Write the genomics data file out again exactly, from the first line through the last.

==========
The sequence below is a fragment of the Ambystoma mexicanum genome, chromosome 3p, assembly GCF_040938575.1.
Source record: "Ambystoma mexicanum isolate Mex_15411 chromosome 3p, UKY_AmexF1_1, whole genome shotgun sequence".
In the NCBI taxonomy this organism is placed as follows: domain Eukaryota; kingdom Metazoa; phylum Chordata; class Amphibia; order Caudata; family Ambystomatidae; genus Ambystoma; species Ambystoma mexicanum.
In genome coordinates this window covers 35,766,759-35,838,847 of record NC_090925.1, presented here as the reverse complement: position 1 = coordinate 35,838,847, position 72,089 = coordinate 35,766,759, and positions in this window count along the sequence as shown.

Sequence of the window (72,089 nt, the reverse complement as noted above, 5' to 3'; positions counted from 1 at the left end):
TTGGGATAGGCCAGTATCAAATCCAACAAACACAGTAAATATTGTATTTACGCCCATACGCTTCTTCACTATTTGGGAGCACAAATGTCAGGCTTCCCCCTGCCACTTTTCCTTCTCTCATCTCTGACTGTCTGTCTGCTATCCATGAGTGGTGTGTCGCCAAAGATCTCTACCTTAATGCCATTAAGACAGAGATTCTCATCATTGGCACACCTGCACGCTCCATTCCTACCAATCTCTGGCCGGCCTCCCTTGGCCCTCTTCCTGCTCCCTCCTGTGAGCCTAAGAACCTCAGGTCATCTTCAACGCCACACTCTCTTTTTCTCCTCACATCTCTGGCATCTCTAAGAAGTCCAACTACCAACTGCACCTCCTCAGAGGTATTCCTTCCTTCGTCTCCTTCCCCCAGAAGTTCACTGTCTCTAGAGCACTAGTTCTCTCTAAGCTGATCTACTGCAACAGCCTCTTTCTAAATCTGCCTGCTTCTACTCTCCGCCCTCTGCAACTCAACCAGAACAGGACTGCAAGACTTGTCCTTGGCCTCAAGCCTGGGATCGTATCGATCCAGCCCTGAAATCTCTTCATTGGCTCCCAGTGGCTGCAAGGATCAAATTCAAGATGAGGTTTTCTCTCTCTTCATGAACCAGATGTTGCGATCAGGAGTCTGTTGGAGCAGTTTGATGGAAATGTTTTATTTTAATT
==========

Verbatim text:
The sequence below is a fragment of the Ambystoma mexicanum genome, chromosome 3p, assembly GCF_040938575.1.
Source record: "Ambystoma mexicanum isolate Mex_15411 chromosome 3p, UKY_AmexF1_1, whole genome shotgun sequence".
In the NCBI taxonomy this organism is placed as follows: domain Eukaryota; kingdom Metazoa; phylum Chordata; class Amphibia; order Caudata; family Ambystomatidae; genus Ambystoma; species Ambystoma mexicanum.
In genome coordinates this window covers 35,766,759-35,838,847 of record NC_090925.1, presented here as the reverse complement: position 1 = coordinate 35,838,847, position 72,089 = coordinate 35,766,759, and positions in this window count along the sequence as shown.

Sequence of the window (72,089 nt, the reverse complement as noted above, 5' to 3'; positions counted from 1 at the left end):
TTGGGATAGGCCAGTATCAAATCCAACAAACACAGTAAATATTGTATTTACGCCCATACGCTTCTTCACTATTTGGGAGCACAAATGTCAGGCTTCCCCCTGCCACTTTTCCTTCTCTCATCTCTGACTGTCTGTCTGCTATCCATGAGTGGTGTGTCGCCAAAGATCTCTACCTTAATGCCATTAAGACAGAGATTCTCATCATTGGCACACCTGCACGCTCCATTCCTACCAATCTCTGGCCGGCCTCCCTTGGCCCTCTTCCTGCTCCCTCCTGTGAGCCTAAGAACCTCAGGTCATCTTCAACGCCACACTCTCTTTTTCTCCTCACATCTCTGGCATCTCTAAGAAGTCCAACTACCAACTGCACCTCCTCAGAGGTATTCCTTCCTTCGTCTCCTTCCCCCAGAAGTTCACTGTCTCTAGAGCACTAGTTCTCTCTAAGCTGATCTACTGCAACAGCCTCTTTCTAAATCTGCCTGCTTCTACTCTCCGCCCTCTGCAACTCAACCAGAACAGGACTGCAAGACTTGTCCTTGGCCTCAAGCCTGGGATCGTATCGATCCAGCCCTGAAATCTCTTCATTGGCTCCCAGTGGCTGCAAGGATCAAATTCAAGATGAGGTTTTCTCTCTCTTCATGAACCAGATGTTGCGATCAGGAGTCTGTTGGAGCAGTTTGATGGAAATGTTTTATTTTAATT